Difference between revisions of "Main Page"

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* March 2, 2008 - <b>M5 2.0b5 released</b> on the [[Download]] page.
* Nov 5, 2007 -  <b>M5 2.0b4 released</b> on the [[Download]] page.
* Nov 5, 2007 -  <b>M5 2.0b4 released</b> on the [[Download]] page.
* May 16, 2007 -  <b>M5 2.0b3 released</b> on the [[Download]] page.
* May 16, 2007 -  <b>M5 2.0b3 released</b> on the [[Download]] page.

Revision as of 11:27, 2 March 2008

The M5 Simulator System
A modular platform for computer system architecture research


  • M5 is a modular platform for computer system architecture research, encompassing system-level architecture as well as processor microarchitecture.


  • March 2, 2008 - M5 2.0b5 released on the Download page.
  • Nov 5, 2007 - M5 2.0b4 released on the Download page.
  • May 16, 2007 - M5 2.0b3 released on the Download page.
  • We have an article on M5 in the July/August '06 issue of IEEE Micro: The M5 Simulator: Modeling Networked Systems. We would appreciate a citation to this paper in any publications you produce.


  • The current public release of M5 is available on our Download page. Please look at the sidebar for links to file bugs and for mailing list subscription information.

Key features

  • Pervasive object orientation. Major simulation structures (CPUs, busses, caches, etc.) are represented as objects, both externally and internally. M5's configuration language allows flexible composition of these objects to describe complex simulation targets, e.g., multi-system networks where each system comprises multiple CPUs and a hierarchy of caches. M5's internal object orientation (using C++) provides in addition to the usual software engineering advantages.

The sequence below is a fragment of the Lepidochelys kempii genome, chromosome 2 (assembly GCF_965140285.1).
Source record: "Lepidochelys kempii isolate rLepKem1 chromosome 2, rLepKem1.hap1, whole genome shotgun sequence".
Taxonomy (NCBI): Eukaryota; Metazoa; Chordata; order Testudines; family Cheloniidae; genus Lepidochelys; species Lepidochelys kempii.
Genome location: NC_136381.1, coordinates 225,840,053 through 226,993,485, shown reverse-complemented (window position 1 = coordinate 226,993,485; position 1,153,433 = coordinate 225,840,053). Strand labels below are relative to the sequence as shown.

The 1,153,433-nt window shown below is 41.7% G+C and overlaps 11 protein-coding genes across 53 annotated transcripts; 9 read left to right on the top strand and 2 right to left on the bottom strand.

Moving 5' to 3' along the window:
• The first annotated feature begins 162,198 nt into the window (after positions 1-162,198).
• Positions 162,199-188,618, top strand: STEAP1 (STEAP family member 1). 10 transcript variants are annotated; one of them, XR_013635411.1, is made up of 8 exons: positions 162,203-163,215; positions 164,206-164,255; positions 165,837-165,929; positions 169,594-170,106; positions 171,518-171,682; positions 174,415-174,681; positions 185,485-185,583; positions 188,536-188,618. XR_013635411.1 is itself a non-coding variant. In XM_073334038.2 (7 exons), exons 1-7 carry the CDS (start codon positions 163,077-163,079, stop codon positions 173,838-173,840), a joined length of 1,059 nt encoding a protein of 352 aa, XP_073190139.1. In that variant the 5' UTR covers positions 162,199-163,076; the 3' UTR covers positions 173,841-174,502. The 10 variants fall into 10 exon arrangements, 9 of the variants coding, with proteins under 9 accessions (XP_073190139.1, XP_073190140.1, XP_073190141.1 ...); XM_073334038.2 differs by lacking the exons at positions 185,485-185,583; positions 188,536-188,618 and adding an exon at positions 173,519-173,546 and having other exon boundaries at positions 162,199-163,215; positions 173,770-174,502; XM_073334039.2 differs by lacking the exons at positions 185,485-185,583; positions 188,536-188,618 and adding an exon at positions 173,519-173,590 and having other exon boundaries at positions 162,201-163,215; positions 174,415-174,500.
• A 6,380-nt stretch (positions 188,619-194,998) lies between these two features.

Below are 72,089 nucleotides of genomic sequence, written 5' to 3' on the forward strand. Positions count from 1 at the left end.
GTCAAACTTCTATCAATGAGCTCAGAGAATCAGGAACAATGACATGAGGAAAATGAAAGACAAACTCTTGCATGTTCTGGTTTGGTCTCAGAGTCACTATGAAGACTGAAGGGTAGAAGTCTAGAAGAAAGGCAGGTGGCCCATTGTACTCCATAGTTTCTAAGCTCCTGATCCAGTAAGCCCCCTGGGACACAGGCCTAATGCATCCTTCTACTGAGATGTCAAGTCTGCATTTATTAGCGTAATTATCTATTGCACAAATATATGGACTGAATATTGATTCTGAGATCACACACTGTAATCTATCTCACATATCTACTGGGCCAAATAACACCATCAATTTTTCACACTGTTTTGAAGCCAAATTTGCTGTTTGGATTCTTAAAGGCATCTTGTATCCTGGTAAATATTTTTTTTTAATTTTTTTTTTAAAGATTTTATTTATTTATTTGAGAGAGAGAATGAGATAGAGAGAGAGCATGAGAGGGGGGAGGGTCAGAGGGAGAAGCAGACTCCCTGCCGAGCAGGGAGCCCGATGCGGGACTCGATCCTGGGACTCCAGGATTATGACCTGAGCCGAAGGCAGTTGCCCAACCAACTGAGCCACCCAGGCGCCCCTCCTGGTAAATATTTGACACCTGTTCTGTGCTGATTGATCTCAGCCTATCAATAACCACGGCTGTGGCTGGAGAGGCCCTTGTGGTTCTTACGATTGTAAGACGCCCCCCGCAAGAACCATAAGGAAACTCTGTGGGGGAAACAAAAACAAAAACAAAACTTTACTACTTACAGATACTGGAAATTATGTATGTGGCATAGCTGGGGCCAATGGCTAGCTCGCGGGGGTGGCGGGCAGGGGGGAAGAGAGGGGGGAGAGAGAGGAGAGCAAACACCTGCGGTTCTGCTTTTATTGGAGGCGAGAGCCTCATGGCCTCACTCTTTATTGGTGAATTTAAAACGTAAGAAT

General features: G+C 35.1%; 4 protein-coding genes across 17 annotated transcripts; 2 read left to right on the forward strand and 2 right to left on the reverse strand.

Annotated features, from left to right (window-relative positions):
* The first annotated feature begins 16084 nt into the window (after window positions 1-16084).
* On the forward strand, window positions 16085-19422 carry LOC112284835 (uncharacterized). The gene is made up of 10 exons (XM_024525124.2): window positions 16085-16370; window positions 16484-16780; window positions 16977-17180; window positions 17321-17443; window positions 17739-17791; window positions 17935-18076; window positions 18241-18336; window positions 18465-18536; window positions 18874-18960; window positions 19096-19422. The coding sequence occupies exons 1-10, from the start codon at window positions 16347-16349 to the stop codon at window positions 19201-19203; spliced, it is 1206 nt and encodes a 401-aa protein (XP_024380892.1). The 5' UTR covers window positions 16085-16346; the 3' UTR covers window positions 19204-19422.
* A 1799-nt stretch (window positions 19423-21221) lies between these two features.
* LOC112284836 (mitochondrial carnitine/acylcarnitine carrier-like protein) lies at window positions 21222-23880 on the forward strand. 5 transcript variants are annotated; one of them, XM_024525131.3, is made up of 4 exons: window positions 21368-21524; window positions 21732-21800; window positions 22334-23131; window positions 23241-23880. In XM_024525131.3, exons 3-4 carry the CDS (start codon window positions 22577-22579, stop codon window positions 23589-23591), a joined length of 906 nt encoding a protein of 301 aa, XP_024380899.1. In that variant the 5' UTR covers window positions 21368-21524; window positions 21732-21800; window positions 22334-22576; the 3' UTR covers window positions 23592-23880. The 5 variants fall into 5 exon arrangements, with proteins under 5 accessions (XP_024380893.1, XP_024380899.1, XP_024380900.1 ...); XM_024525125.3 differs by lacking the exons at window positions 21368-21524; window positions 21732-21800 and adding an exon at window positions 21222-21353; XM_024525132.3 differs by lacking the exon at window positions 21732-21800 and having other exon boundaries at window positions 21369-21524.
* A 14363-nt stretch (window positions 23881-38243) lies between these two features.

• Multiple interchangeable CPU models. M5 currently provides three interchangeable CPU objects: a simple, functional, one-CPI CPU; a detailed model of an out-of-order SMT-capable CPU; and a random memory-system tester. The first two models use a common high-level ISA description.
  • Event-driven memory system. M5 features a detailed, event-driven memory system including non-blocking caches and split-transaction busses. These components can be arranged flexibly, e.g., to model complex multi-level cache hierarchies. The caches support a separable coherence policy module; M5 currently includes a simple snooping cache coherence protocol.
  • Full-system capability.
    • Alpha: M5 models a DEC Tsunami system in sufficient detail to boot unmodified Linux 2.4/2.6, FreeBSD, or L4Ka::Pistachio. We have also booted HP/Compaq's Tru64 5.1 operating system in the past, though we no longer actively maintain that capability.
    • SPARC: M5 models a single core of a UltraSPARC T1 processor with sufficient detail to boot Solaris in a similar manner as the Sun T1 Architecture simulator tools (building the hypervisor with specific defines and using the HSMID virtual disk driver).
  • Multiprocessor / multi-system capability. Thanks to M5's object orientation, instantiation of multiple CPU objects within a system is trivial. Combined with the snooping bus-based coherence protocol supported by the caches, M5 can model symmetric multiprocessor systems. Because a complete system is just a collection of objects (CPUs, caches, memory, etc.), multiple systems can be instantiated within a single simulation process. In conjunction with full-system modeling, this feature allows simulation of entire client-server networks.